The authors of American Law Reports have provided an excellent analysis of forfeiture provisions in land contracts:

"As is frequently remarked, there is no single rule for the determination of whether a contractual stipulation is one for liquidated damages or a penalty, each case depending largely upon its own facts and equities, and this apothegm is fully applicable to the decisions involving provisions in land contracts for the forfeiture of payments. "There is a plethora of abstract tests and criteria for the determination of the nature of a contractual provision as one for a penalty or liquidated damages, and in most instances the courts struggle valiantly to make the result reached by them accord reasonably well with one or more of the more prominent of these abstract tests. But it must be observed that in the last analysis, these factors and criteria are so vague and indefinite that it is doubtful if they are of much aid in construing a specific contractual provision, even assuming that the court makes a conscious and conscientious effort to apply them. At any rate, a reading of the cases collected herein conveys the impression that the ultimate catalyst is the court's belief as to the equities of the case before it. "Granting this, however, certain tendencies of decision are clearly discernible in the cases. If, for example, the contract involved calls for deferred payments of the purchase price which are relatively small in amount and extend over a number of years, and if it appears that at the time of the purchaser's breach and the consequent invocation of the forfeiture clause by the vendor a comparatively small proportion of the total price remains unpaid, the courts are prone to find that the forfeiture clause was one for a penalty, at least if, as is usually the case, such a holding will tend to give the purchaser another chance to complete the purchase. "On the other hand, if the amount of the payments received by the vendor at the time the purchase was abondoned represents but a small percentage of the total purchase price, and if the purchaser's breach occurred soon after the execution of the agreement (and particularly if the circumstances indicate that the purchase was made for speculative purposes or that the breach represented an effort on the part of the purchaser to escape an unfortunate turn in the market), the courts tend to hold that the forfeiture clause was one for liquidated damages, with the result that the purchaser cannot recover back the payments made." 6 A.L.R.2d 1401 (1949.)

If we apply the specific equitable principle announced above — namely, that the amount paid be considered in relation to the total contract price — we are compelled to conclude that the $21,000 forfeiture as liquidated damages is inconsistent with generally accepted principles of fairness and equity. The vendee has acquired a substantial interest in the property, which, if forfeited, would result in substantial injustice.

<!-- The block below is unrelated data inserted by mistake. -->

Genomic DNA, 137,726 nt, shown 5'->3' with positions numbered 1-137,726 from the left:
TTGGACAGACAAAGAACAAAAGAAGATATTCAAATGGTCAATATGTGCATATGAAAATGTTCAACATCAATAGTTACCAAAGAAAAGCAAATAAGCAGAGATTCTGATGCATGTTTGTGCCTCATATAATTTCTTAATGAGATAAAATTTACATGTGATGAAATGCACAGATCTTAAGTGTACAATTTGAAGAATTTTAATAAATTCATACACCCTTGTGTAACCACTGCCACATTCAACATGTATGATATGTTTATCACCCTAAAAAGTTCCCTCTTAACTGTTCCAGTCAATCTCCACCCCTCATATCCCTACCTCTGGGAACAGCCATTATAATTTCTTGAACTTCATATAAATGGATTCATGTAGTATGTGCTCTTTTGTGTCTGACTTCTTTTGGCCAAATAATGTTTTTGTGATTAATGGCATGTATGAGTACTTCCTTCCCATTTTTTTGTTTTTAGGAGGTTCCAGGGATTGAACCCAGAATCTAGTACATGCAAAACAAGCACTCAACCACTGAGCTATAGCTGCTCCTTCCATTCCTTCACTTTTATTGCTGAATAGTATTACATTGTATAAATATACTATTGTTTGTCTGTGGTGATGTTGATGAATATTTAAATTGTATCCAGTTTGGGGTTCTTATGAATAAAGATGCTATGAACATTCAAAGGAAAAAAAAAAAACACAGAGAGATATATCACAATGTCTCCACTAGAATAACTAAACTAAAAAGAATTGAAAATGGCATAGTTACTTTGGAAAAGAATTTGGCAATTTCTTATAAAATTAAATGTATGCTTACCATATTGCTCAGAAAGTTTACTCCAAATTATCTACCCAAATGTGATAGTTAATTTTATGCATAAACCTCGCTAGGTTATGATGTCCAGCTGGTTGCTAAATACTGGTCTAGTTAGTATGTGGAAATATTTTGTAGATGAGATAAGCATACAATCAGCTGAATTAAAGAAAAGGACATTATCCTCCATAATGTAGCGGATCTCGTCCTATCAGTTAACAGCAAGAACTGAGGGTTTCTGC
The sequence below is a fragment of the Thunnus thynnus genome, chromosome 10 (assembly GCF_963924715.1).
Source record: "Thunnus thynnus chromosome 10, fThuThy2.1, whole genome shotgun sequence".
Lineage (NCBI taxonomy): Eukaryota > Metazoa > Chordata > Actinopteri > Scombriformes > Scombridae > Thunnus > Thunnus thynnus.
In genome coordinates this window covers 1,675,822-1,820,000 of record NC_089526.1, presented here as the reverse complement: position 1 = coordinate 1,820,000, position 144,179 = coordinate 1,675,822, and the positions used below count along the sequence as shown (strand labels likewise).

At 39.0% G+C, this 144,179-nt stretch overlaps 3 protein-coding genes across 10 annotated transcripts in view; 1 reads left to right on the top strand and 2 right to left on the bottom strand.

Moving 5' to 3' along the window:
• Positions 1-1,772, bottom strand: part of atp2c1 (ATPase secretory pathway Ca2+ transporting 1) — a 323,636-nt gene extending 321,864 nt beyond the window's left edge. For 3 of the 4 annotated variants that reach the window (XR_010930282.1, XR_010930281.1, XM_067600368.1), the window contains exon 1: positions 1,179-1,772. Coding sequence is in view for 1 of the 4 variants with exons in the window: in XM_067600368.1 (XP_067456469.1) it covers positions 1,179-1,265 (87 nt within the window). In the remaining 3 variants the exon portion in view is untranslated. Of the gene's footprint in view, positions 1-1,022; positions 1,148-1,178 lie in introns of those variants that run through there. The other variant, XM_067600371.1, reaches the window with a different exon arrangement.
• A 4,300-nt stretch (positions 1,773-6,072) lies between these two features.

Under a typical conditional land contract, the vendor retains legal title until the total contract price is paid by the vendee. Payments are generally made in periodic installments. Legal title does not vest in the vendee until the contract terms are satisfied, but equitable title vests in the vendee at the time the contract is consummated. When the parties enter into the contract, all incidents of ownership accrue to the vendee. Thompson v. Norton (1860), 14 Ind. 187. The vendee assumes the risk of loss and is the recipient of all appreciation in value. Thompson, supra. The vendee, as equitable owner, is responsible for taxes. Stark v. Kreyling (1934), 207 Ind. 128, 188 N.E. 680. The vendee has a sufficient interest in land so that upon sale of that interest, he holds a vendor's lien. Baldwin v. Siddons (1910), 46 Ind.App. 313, 90 N.E. 1055, 92 N.E. 349.

This Court has held, consistent with the above notions of equitable ownership, that a land contract, once consummated constitutes a present sale and purchase. The vendor "`has, in effect, exchanged his property for the unconditional obligation of the vendee, the performance of which is secured by the retention of the legal title.'" Stark v. Kreyling, supra, 207 Ind. at 135, 188 N.E. at 682. The Court, in effect, views a conditional land contract as a sale with a security interest in the form of legal title reserved by the vendor. Conceptually, therefore, the retention of the title by the vendor is the same as reserving a lien or mortgage. Realistically, vendor-vendee should be viewed as mortgagee-mortgagor. To conceive of the relationship in different terms is to pay homage to form over substance. See Principles of Equity, Clark, 4th edition, Sec. 9, p. 23.

The piercing of the transparent distinction between a land contract and a mortgage is not a phenomenon without precedent. In addition to the Stark case, supra, there is an abundance of case law from other jurisdictions which lends credence to the position that a land sales contract is in essence a mortgage: